Oh mama, sometimes there’s a perfect storm of books all landing at once, a cosmic alignment which compels all of your favourite authors to complete their latest offerings within days of each other. Right now is one such blue moon occasion. Right after discovering that Ben H. Winters had completed his Last Policeman trilogy I discover there’s a new Laundry Files novel available (the one I’m reviewing here), followed immediately by the latest in Richard Kadrey’s insanely fun Sandman Slim series and the concluding chapter of Jeff VanderMeer’s thoroughly unsettling Southern Reach trilogy. Not to mention Robin Sloan sneaking in a prequel to one of my favourite books of last year, Mr Penumbra’s 24-Hour Bookstore. Happy is me. First up is Charlie Stross because, well, he’s just overall awesome and this may be the finest Laundry Files novel to date.
So, to bring you up to speed in case you’re unfamiliar with this particular universe, Bob Howard was just a lonely computing science geek pottering around with algorithms in his flat. Unbeknownst to Bob it turns out that maths just happens to hold the key to accessing other dimensions and inviting their many-toothed and -tentacled denizens for dinner in our neck of the woods. Having been saved from unleashing screaming terror on suburban England he is inducted into The Laundry, a beyond-top-secret government organisation tasked with protecting the realm from threats unknowable, unnameable and indescribable. Think MI5 meets HP Lovecraft.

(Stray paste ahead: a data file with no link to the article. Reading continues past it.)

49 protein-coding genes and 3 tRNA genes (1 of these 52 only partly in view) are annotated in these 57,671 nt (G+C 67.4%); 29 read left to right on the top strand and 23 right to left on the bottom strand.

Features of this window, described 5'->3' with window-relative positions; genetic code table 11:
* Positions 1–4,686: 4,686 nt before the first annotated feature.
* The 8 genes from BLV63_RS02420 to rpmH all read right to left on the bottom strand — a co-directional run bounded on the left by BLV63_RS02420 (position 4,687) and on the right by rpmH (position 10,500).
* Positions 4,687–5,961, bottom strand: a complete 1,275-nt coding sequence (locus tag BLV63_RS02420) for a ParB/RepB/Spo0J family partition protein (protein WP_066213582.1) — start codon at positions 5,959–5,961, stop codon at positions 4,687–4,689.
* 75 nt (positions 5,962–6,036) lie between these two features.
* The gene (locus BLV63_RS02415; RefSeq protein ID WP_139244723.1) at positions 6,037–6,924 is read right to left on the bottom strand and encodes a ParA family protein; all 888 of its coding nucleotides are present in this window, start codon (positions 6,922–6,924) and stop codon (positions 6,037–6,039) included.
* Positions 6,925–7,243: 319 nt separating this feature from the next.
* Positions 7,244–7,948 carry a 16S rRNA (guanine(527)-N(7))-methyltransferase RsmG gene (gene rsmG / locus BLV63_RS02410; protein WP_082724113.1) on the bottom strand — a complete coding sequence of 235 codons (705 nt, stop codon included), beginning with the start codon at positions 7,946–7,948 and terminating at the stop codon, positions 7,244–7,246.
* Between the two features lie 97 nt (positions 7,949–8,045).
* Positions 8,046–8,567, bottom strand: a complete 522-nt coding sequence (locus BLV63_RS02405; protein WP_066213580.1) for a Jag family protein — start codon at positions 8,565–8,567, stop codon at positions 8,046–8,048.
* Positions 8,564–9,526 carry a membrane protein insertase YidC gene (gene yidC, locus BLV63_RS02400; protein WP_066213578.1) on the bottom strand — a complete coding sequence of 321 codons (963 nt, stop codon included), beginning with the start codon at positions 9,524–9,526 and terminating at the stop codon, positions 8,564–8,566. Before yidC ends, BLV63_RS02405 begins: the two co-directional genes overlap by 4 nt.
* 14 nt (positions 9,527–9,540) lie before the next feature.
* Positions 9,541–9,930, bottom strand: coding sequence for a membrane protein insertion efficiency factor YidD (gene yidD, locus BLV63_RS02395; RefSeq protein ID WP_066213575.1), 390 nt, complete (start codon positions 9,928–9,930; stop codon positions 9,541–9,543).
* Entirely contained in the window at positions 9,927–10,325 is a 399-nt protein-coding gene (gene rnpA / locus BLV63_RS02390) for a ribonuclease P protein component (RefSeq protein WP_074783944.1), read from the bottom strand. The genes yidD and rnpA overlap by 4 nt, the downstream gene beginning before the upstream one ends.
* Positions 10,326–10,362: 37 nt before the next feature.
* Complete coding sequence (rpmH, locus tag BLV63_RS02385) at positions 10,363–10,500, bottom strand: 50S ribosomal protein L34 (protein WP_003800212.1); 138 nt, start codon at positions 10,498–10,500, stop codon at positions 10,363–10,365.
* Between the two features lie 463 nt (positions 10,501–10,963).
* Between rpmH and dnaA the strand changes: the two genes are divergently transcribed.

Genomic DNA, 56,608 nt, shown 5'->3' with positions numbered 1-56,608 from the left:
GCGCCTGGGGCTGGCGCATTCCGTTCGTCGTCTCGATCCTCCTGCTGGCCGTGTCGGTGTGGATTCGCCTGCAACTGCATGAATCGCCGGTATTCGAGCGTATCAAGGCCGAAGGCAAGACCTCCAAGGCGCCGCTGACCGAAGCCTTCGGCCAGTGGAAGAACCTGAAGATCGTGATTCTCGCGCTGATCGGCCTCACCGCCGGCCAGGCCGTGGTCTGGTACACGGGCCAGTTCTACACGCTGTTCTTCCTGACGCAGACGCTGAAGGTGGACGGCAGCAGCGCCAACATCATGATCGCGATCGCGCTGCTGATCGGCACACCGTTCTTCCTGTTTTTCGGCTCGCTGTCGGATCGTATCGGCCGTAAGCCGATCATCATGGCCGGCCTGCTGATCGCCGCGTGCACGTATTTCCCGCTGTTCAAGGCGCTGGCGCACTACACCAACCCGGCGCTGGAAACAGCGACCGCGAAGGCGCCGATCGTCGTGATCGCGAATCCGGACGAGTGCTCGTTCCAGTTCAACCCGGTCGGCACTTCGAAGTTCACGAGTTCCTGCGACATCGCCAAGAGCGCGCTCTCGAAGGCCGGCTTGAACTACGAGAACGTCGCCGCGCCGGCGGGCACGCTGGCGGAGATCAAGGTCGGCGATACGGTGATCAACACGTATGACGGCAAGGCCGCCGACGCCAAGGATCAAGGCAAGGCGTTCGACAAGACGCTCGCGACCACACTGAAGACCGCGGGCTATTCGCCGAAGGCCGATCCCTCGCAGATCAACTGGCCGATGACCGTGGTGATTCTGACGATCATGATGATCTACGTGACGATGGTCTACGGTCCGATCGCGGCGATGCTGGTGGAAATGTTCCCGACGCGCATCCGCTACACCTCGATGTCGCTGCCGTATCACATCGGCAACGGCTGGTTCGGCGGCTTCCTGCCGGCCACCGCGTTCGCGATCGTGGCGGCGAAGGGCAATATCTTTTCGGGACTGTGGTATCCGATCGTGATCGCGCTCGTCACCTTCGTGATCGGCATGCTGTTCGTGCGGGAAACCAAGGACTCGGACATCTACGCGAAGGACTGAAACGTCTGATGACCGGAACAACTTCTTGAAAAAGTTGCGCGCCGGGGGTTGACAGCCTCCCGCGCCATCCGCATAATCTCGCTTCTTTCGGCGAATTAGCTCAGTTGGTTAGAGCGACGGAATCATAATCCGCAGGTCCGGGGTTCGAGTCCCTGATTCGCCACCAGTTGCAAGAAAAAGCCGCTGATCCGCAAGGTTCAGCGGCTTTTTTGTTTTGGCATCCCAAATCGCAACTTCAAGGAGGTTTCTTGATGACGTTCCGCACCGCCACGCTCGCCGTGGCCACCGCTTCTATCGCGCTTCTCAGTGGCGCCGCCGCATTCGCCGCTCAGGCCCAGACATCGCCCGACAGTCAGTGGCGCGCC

Many (mis)adventures and near-death incidents later, Bob finds himself discreetly climbing the organisation’s ladder, secretly enlisted as the apprentice to the Eater Of Souls and attempting to maintain a steady relationship with his wife Mo, a one-woman supernatural heavy-weapons unit armed with a cursed violin. For all Bob’s dealings with terrors from beyond the imagination it is the laundry’s stultifying and suffocating bureaucratic culture which causes him most nightmares this time around. The powers that be have decided to encourage motivation and creativity through the time-honoured tradition of whip-cracking, forcing employees to devote and extra 10% of their time to personal projects, selected from a pre-approved list of course. Unfortunately Bob’s colleague Andy succeeds in summoning a rather large and peckish entity into his office, requiring the intervention of his boss Angleton (current Eater Of Souls) and very nearly causing a departmental collapse. This sets Bob off on his own course and before you know it there’s a pack of mathemagically-created vampires roaming London, pawns in a deadly game which will soon have The Laundry at its knees.